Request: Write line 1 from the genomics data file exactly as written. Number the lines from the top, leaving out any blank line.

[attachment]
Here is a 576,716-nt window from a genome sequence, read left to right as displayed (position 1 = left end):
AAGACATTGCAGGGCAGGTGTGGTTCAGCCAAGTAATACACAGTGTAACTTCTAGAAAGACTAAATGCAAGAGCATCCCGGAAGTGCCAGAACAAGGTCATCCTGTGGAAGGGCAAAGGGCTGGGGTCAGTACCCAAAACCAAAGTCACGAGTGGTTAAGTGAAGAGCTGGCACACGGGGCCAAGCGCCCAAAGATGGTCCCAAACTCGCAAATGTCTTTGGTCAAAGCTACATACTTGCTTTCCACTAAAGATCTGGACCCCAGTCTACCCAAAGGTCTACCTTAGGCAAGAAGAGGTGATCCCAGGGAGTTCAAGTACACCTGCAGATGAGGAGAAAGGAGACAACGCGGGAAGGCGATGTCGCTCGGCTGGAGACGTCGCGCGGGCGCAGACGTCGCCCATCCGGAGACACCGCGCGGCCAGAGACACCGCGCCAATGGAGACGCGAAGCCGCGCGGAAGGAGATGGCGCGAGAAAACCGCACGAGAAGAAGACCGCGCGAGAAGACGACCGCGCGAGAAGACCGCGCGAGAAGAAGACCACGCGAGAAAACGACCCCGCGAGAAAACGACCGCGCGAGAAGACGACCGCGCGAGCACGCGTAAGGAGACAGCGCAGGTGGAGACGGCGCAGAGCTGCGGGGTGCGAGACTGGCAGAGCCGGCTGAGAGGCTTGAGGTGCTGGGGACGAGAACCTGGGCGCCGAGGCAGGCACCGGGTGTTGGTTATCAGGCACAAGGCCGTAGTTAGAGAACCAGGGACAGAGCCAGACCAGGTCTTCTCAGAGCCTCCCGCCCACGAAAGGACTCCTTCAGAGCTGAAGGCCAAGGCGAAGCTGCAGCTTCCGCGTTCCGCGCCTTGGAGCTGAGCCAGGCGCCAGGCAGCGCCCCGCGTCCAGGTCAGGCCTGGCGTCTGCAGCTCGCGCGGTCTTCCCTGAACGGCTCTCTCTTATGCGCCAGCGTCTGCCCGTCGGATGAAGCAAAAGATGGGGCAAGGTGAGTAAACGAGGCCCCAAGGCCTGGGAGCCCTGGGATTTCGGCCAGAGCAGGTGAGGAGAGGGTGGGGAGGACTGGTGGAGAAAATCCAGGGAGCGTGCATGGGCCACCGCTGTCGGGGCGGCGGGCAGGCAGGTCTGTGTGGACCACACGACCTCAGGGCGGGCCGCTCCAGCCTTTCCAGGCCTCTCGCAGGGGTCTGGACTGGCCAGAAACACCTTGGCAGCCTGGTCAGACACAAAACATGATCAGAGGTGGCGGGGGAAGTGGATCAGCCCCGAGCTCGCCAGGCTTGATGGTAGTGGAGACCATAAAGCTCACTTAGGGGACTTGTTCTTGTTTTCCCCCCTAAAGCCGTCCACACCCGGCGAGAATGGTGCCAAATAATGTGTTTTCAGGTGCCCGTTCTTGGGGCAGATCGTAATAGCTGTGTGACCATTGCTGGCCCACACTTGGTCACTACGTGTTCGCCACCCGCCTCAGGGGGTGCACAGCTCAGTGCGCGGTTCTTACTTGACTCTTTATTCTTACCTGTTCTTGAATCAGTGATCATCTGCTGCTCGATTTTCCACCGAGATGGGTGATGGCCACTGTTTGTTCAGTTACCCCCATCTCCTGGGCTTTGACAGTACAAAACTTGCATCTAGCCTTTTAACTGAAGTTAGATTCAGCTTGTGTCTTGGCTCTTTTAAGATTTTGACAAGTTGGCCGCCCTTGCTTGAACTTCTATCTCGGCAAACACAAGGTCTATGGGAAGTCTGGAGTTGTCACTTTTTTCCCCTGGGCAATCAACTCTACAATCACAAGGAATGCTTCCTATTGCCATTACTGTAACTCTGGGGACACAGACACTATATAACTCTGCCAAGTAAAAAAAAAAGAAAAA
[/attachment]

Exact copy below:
Here is a 576,716-nt window from a genome sequence, read left to right as displayed (position 1 = left end):